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Re: [agile-usability] usability and corporate hierarchy

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  • William Pietri
    ... Sure. It comes from a Lean analysis of the workflow. Lean people are ardent about minimizing waste. That leads to 3 things relevant to backlogs: *
    Message 1 of 12 , Feb 15, 2010
      On 02/14/2010 08:09 PM, Ilen Zazueta-Hall wrote:
      Can you elaborate on minimum backlog?

      Sure. It comes from a Lean analysis of the workflow.

      Lean people are ardent about minimizing waste. That leads to 3 things relevant to backlogs:
      • pull-based workflows
      • deciding at the last responsible moment
      • just-in-time construction of design artifacts

      A push-based approach to design treats having the idea for something as the kickoff for a process of research, design iteration, and elaboration of artifacts. Those artifacts are then fed to a development team from a backlog.

      A pull-based approach instead looks at the team as an entity producing a roughly consistent amount of stuff based on certain inputs, and then asks, "What's the minimum amount of upstream work we can do to keep productivity maximized?" The team pulls from the top of a backlog just large and elaborated enough keep things moving.

      That in turn leads to making decisions at the last moment necessary, when the pull of production forces it. Ditto for design artifacts. That avoids waste, and since later decisions and designs have the most information available, will be the best ones. The work not done on things that never make it this far is time saved, waste avoided. And because teams don't have a mountainous backlog making them feel behind, they're less likely to rush and introduce defects.

      This applies to your situation because I think far-off managers are most likely to interfere based on high-fidelity design artifacts that sit around for a long time. The Agile teams I see doing best very rarely start an iteration with a set of pixel-perfect renderings of interfaces. Instead, they start with just enough information that a cross-functional team can smoothly build a nice-looking interface.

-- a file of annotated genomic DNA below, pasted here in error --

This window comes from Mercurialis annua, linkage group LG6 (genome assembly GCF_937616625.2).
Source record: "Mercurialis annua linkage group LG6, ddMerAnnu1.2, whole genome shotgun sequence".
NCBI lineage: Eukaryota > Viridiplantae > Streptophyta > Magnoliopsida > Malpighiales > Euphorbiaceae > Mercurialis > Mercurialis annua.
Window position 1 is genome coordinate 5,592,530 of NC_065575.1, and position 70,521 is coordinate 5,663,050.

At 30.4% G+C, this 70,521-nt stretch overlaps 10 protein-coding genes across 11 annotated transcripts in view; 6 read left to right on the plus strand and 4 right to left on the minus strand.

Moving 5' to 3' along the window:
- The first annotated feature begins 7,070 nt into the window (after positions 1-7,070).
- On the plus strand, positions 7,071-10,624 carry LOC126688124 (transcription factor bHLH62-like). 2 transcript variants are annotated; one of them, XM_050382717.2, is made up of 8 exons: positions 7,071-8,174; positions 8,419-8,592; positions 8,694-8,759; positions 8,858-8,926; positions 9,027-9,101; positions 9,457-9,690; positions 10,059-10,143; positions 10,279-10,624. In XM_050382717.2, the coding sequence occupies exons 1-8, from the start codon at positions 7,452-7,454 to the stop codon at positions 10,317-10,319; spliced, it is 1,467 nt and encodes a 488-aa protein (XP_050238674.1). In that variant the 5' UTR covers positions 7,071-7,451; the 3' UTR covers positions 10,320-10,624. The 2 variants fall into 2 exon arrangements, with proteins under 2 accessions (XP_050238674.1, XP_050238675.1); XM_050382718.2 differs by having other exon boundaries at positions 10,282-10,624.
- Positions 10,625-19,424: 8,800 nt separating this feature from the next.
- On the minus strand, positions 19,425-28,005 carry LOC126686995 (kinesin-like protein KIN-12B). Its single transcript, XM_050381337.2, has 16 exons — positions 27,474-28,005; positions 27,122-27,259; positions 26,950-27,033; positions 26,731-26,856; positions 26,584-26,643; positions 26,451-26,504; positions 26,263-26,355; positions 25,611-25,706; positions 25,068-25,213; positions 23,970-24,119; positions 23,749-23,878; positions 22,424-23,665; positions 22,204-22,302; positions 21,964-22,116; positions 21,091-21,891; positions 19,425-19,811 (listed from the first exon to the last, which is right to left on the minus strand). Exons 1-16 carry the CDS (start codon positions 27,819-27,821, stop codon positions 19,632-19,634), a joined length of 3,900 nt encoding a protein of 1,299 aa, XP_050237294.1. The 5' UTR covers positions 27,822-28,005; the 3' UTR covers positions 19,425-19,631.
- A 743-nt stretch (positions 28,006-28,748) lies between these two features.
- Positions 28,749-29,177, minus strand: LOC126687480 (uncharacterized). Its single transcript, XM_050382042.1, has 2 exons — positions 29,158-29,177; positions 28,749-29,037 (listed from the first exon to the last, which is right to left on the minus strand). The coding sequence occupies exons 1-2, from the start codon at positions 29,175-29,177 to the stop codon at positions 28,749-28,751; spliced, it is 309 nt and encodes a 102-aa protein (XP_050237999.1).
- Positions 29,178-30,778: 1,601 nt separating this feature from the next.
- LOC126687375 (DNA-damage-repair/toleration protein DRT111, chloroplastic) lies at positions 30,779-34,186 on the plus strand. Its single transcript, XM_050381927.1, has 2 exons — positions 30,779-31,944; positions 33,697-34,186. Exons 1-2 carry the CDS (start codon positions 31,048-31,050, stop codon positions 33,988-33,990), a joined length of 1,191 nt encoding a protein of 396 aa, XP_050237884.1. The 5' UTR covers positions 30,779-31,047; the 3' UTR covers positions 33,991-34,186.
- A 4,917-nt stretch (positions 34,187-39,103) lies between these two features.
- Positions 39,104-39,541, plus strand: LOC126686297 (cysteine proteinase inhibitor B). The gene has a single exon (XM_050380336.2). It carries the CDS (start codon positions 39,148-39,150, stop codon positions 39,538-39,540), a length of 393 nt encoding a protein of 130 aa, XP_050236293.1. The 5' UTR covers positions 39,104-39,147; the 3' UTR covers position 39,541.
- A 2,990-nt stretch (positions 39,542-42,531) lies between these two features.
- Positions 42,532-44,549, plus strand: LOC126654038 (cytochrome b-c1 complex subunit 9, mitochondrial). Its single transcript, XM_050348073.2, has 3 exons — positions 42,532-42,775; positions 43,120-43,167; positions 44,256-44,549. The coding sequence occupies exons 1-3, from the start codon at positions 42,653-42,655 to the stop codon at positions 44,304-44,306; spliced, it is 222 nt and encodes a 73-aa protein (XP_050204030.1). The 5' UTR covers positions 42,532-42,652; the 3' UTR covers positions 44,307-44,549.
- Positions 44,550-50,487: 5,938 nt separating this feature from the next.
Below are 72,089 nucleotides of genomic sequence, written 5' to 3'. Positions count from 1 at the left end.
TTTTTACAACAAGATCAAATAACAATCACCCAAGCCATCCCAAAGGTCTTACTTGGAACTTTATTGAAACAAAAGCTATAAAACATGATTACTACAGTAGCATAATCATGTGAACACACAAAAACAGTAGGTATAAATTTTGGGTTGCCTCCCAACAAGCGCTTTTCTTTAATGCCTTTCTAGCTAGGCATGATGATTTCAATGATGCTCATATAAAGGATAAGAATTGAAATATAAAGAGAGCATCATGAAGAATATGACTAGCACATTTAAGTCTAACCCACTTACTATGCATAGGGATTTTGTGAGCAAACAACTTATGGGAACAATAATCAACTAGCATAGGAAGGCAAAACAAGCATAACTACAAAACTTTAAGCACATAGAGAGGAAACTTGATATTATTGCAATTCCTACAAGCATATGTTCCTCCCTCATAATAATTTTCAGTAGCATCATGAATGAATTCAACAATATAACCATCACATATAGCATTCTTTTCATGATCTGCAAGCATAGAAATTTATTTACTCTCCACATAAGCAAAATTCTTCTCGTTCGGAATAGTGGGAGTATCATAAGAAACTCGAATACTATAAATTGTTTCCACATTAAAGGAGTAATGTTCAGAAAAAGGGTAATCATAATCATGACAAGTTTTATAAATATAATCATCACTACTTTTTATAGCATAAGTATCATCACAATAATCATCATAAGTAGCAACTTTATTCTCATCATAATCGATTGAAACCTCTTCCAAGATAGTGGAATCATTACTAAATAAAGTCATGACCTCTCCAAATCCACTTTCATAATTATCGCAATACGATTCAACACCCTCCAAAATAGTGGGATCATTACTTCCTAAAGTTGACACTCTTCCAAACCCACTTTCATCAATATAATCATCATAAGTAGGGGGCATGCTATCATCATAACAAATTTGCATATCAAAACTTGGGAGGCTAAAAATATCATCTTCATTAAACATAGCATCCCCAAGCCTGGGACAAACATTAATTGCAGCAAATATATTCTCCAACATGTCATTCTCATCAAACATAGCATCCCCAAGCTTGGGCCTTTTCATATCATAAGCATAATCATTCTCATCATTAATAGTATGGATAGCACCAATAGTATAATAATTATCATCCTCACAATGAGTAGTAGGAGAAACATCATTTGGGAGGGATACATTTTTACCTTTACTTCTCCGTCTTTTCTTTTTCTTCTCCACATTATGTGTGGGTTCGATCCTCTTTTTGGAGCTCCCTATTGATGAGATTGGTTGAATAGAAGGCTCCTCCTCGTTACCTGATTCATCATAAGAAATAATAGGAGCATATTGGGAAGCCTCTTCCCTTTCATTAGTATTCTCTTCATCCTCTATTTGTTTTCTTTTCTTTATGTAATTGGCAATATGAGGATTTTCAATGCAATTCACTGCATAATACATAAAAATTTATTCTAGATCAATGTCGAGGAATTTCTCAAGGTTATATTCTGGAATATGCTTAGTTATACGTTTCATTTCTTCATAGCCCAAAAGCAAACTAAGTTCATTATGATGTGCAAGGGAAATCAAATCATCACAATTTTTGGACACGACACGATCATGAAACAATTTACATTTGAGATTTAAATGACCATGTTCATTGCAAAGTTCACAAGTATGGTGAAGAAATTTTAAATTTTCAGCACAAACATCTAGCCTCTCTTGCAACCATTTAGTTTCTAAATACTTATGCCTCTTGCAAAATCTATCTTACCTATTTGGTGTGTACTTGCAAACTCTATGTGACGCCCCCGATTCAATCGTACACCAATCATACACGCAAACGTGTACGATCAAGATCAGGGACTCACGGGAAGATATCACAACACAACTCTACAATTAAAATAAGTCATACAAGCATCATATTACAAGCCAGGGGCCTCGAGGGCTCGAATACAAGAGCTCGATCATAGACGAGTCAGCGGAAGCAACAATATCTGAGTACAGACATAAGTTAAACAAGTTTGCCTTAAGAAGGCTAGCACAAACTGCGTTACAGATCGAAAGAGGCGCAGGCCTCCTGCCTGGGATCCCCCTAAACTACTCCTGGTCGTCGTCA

From this, I'm wondering if you're working in relatively large chunks. What's your iteration frequency and your release frequency? And what sort of design artifacts are you using?

      Do you really need to test all browser versions for your A/B test, or achieve pixel perfection? Or if you do, can you do the tests in stages, where early tests help you decide whether to do later tests?

      This team is at 2 week iterations, releases every iteration (some stories take several iterations, but we don't have big releases per se) -- it's a good point that we could test only on one browser, I'll bring that up next time we're in the "please make 4 of these" situation. A/B testing is certainly part of the toolkit we should be using more.

      The real problem, from my perspective, is that design is happening outside the team... Any suggestions on how to change that?

      Hmmm... Not knowing much about your situation, I can only give generic advice.

      My suggestion is to put everybody necessary to making a good product within range of easy eye contact and discussion. If people are physically in one place and frequently responsible for achieving a shared result, they will generally turn into a team, rather than a group of individuals.

      As to why designers should want to move in, or managers allow it: cross-functional teams make the best products and get the best results. Which brings us back to corporate culture: that only matters if great products and great results are really the highest value.


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